The performance of the military has been called into question within Russia, with the president's loyalists, including Chechen leader Ramzan Kadyrov, calling it "astounding," saying the military have "made mistakes". The latest announcement on "partial mobilisation" will likely cause more Russians to wonder whether their country's war in Ukraine is going to plan.
Western officials have said repeatedly that morale among Russian troops is low and there are widespread reports that Russia is trying to boost its fighting forces, including by recruiting prisoners.
In a recent video published online, a man believed to be Evgeny Prigozhin, a Putin ally who controls the Russian paramilitary organisation Wagner, is reportedly seen offering prisoners in a penal colony their freedom in exchange for six months military service in Ukraine.
“Nobody goes back behind bars,” he told them. “If you serve six months [in Wagner], you are free. If you arrive in Ukraine and decide it’s not for you, we will execute you.”
In an order published on the Kremlin's website today, Russia says anyone called up into the army should be paid at the same rate as a contract soldier. Even so, many Russians appear to be trying to avoid being drafted.
"I have no desire to fight," one Russian man told ITV News following Putin's announcement.
"The recent victories of the Ukrainian Army have forced Putin and the Russian military to find more and more human resources from across Russia," Valentyn Nalyvaichenko, former head of the Ukrainian Security Services and member of the Ukrainian Parliament, told ITV News.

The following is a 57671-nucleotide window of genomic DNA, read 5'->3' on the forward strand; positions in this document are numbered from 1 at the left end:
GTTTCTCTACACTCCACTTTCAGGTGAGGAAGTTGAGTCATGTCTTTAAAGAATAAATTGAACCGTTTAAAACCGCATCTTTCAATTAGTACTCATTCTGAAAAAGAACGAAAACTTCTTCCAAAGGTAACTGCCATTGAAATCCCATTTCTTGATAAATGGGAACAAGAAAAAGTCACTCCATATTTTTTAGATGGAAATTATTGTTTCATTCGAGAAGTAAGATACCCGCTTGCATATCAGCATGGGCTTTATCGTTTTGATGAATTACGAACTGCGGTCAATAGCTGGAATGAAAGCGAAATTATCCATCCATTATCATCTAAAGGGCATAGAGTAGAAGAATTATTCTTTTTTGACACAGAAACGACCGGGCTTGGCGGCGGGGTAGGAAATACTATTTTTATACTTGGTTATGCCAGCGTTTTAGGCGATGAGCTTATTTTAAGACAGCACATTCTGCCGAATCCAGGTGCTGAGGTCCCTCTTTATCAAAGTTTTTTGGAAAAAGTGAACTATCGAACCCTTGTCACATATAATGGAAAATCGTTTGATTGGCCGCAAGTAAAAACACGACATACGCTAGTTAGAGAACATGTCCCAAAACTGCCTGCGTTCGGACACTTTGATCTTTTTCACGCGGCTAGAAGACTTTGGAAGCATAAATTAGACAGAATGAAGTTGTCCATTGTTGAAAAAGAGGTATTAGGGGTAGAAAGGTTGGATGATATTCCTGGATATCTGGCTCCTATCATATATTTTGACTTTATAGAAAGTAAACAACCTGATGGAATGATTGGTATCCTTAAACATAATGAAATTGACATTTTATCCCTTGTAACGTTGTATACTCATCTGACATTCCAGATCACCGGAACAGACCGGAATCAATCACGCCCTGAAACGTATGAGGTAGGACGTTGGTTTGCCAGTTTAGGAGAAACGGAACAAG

"This partial mobilisation is an attempt by Putin to explain by propaganda why he is failing in Ukraine."
Since the start of the war, all independent media in Russia has closed and Russian journalists and opposition activists have fled abroad while others have been imprisoned.
Russians are largely unaware of the full scale of the war in Ukraine as state media depicts the conflict as a limited operation, mostly confined to the south and east of the country. Today Defence Minister Shoigu told Russians they had lost 5,937 soldiers in Ukraine, while western officials estimate the number is at least 15,000.
Paving the way for mobilisation, yesterday the Russian parliament introduced new amendments to the Russian criminal code which threaten anyone surrendering, deserting or refusing to fight with a prison sentence of up to 15 years.
Some Russians, anticipating being called up, booked flights to leave the country and left just minutes before Mr Putin gave his speech.
With prices for available flights now reaching several thousand pounds and travel made difficult by sanctions imposed on Russia for invading Ukraine, most Russians have no choice but to stay.
"I am not going to do anything,” a Russian man told ITV News when asked about the call-up.
“The choice is the army or a prison sentence. I hope they won't need me but I have nowhere to run to. It would be better if there were no war."